• Early voting at City Hall: Weekdays from 8-5, weekends from 10-4!
  • As long as you’re not on felony parole, you can vote. Even if you’ve committed a felony or you’re on probation, you can register & vote. Don’t let the Man disenfranchise you.
  • Voter Fraud Hotline: See something shady on Election Day? (800) 345-VOTE
  • Questions?  See http://sfelections.org/tools/voterkit/ or call 311!

Now, for the Quick Rundown:

President - Barack Obama
U.S. Senate - No Endorsement
House of Representatives, District 12 - No Endorsement
House of Representatives, District 14 - Jackie Speier
State Senate District 11 - Mark Leno
State Assembly District 19 - Phil Ting
State Assembly District 17 - Tom Ammiano

California Propositions
Prop 30 - Sales Tax & Progressive Income Tax for Schools - HELL YES!
Prop 31 - Two Year Budget + Sketchy Business - No
Prop 32 - Screw Unions and Protect Corporations - HELL NO!
Prop 33 - Car Insurance Shadiness…Again - No
Prop 34 - Repeal the Death Penalty - HELL YES!
Prop 35 - Troubling Human Trafficking Bill - Reluctant No
Prop 36 - Reform the ‘Three Strikes’ Law -  HELL YES!
Prop 37 - Label Genetically Modified Foods - Yes
Prop 38 - Tax the Rich for Schools - HELL YES!
Prop 39 - Close “Multistate” Corporate Tax Loophole - Yes
Prop 40 - Reaffirm the State Redistricting System - Yes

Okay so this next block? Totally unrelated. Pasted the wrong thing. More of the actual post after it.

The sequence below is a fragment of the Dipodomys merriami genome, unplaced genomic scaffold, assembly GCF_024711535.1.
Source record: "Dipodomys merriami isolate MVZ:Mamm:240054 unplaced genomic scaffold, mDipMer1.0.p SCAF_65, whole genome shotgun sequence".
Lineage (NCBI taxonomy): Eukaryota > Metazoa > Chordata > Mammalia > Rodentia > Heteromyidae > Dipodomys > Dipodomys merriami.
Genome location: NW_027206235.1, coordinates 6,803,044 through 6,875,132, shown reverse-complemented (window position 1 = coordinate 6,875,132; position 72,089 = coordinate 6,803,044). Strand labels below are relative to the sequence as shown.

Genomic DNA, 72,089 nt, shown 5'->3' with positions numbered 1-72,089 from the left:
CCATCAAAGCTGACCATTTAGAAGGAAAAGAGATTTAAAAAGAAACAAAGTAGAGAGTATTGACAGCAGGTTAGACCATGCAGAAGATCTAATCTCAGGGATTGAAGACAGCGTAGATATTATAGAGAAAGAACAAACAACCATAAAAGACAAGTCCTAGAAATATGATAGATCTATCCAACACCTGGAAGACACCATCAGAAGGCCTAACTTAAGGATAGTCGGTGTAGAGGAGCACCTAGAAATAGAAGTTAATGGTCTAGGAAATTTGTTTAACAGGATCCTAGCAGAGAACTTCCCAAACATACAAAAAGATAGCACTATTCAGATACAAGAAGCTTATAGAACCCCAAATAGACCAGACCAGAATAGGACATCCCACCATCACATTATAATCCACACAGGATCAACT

Local Ballot Measures
Prop A - Parcel (a kind of Property) Tax to Save City College - Yes
Prop B - Borrow Money for Park Construction & Repair - Reluctant No
Prop C - Affordable Housing Trust Fund - HELL YES!
Prop D - Consolidate Odd-Year Elections - No Endorsement
Prop E - Reform the City’s Business Tax - HELL YES!  
Prop F - Mula to Study Hetch Hetchy Tear Down - No
Prop G - Symbolic Stand Against Corporate Personhood - Yes

Board of Supervisors
District 1 (The Richmond)
Eric Mar

District 3 (Downtown)
David Chiu 

District 5 (Haight / Western Addition / Panhandle / Inner Sunset) 
No Endorsement

District 7 (The Westside) 
#1 Norman Yee
#2 Francis Xavier Crowley

District 9 (Mission & Bernal) 
David Campos

District 11 (Excelsior / OMI) 
John Avalos

BART Director, District 7 
Margaret L. Gordon

BART Director, District 9 
Tom Radulovich

Board of Education (4 seats)
Shamann Walton
Gladys Soto
Sandra Lee Fewer
Kim Garcia-Meza


Ready for the full breakdown of state propositions & local races? Keep reading! 

Statewide Ballot Measures

Props 30 & 38 - Temporary Taxes to Fund Education & Tax to Fund Education and Early Childhood Programs - Yes